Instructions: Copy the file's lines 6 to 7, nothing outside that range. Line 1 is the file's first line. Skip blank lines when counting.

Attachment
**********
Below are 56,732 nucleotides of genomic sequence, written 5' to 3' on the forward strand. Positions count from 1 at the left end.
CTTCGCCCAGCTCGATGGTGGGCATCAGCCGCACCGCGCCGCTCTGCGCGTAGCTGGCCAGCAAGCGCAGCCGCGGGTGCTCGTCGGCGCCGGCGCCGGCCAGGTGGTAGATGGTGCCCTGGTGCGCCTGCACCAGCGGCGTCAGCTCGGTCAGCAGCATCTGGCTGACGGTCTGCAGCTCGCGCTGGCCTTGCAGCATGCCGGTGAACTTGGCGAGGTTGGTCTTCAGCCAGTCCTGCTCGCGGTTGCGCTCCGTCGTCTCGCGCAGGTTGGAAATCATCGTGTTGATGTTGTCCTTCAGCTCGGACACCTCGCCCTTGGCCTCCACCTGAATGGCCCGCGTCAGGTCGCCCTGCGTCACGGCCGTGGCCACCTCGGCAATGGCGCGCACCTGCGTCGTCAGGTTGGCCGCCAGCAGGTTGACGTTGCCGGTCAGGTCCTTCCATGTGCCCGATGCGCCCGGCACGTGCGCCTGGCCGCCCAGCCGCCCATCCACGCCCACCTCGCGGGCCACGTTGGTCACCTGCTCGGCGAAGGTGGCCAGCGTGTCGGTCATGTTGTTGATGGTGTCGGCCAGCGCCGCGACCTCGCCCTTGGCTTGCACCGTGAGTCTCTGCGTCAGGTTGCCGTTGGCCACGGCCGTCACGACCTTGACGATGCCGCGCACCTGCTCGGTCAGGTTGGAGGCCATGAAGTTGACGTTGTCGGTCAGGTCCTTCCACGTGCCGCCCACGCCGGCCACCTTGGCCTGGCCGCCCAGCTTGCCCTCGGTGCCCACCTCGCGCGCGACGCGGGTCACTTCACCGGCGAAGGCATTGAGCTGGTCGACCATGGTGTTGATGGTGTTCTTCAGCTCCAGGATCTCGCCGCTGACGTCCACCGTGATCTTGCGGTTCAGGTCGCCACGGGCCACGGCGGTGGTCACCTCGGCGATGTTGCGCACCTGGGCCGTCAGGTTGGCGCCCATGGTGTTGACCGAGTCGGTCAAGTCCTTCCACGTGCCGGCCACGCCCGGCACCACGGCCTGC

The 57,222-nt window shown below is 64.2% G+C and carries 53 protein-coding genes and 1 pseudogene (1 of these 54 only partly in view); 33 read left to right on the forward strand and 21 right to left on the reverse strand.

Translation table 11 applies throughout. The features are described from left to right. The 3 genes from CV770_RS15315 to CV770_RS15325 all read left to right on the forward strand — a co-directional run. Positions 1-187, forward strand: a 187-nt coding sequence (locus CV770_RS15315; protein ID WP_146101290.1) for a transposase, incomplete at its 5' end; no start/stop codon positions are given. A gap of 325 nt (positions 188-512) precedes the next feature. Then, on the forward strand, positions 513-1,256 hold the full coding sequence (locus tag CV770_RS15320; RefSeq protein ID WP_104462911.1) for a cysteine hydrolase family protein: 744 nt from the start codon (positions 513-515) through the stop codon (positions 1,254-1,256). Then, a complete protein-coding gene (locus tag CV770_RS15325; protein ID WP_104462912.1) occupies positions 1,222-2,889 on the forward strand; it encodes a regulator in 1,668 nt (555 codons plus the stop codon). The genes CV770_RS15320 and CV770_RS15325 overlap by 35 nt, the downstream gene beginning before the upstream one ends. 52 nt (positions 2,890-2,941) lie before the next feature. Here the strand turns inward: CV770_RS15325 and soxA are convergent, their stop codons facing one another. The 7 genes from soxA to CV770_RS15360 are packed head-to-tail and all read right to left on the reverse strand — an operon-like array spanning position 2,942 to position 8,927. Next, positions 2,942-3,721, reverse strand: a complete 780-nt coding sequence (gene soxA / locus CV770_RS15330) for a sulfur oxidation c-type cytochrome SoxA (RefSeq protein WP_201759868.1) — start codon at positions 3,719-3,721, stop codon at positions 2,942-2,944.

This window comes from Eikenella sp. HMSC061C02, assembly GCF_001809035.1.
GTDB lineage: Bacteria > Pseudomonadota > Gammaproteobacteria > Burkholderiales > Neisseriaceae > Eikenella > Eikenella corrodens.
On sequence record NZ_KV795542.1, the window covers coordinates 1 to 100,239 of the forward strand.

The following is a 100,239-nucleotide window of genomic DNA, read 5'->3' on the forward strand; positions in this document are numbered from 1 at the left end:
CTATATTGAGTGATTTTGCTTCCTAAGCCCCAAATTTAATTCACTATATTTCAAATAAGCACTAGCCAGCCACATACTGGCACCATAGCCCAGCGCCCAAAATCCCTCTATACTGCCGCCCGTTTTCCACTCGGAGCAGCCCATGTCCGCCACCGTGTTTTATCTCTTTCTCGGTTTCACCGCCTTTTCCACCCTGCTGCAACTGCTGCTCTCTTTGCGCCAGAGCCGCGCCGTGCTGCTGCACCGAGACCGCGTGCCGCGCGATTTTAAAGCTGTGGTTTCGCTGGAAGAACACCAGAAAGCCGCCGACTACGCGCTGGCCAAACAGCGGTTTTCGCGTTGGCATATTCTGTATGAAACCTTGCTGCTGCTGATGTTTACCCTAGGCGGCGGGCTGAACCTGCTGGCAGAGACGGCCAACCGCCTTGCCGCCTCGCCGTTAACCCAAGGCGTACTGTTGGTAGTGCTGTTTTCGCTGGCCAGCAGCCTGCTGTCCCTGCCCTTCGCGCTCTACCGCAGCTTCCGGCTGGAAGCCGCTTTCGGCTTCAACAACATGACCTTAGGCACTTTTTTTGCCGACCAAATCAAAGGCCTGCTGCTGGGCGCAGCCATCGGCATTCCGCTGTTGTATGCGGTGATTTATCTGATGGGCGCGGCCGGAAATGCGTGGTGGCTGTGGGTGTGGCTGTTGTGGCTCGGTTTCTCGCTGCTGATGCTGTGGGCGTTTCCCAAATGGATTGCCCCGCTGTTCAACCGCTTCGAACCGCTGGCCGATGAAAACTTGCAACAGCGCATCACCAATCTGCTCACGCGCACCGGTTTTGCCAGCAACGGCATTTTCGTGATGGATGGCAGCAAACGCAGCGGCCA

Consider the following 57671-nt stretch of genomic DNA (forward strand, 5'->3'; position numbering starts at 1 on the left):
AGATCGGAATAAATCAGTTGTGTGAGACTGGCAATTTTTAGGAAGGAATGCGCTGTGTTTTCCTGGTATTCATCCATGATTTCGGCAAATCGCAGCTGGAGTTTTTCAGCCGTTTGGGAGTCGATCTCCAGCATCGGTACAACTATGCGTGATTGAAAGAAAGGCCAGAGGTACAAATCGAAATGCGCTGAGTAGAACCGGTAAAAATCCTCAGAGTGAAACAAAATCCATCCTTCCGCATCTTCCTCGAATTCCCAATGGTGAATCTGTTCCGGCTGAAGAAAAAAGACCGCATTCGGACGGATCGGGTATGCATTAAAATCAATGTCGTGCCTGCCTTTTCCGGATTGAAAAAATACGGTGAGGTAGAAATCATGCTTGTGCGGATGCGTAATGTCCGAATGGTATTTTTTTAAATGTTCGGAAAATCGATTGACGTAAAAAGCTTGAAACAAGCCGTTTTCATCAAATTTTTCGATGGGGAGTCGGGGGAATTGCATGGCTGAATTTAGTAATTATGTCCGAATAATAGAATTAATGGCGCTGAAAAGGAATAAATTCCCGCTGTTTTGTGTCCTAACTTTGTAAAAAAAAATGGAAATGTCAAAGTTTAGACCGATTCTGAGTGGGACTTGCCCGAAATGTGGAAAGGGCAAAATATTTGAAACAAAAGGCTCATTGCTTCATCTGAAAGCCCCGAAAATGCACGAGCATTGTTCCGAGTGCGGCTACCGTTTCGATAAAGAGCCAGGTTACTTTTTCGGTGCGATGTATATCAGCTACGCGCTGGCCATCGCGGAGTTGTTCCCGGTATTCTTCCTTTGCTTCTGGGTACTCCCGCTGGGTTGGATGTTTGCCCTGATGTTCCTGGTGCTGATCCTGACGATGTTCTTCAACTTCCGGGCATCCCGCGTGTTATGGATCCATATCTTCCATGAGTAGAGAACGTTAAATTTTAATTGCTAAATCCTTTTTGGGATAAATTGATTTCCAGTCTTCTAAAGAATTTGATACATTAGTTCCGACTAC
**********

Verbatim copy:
GTDB lineage: Bacteria > Pseudomonadota > Gammaproteobacteria > Burkholderiales > Neisseriaceae > Eikenella > Eikenella corrodens.
On sequence record NZ_KV795542.1, the window covers coordinates 1 to 100,239 of the forward strand.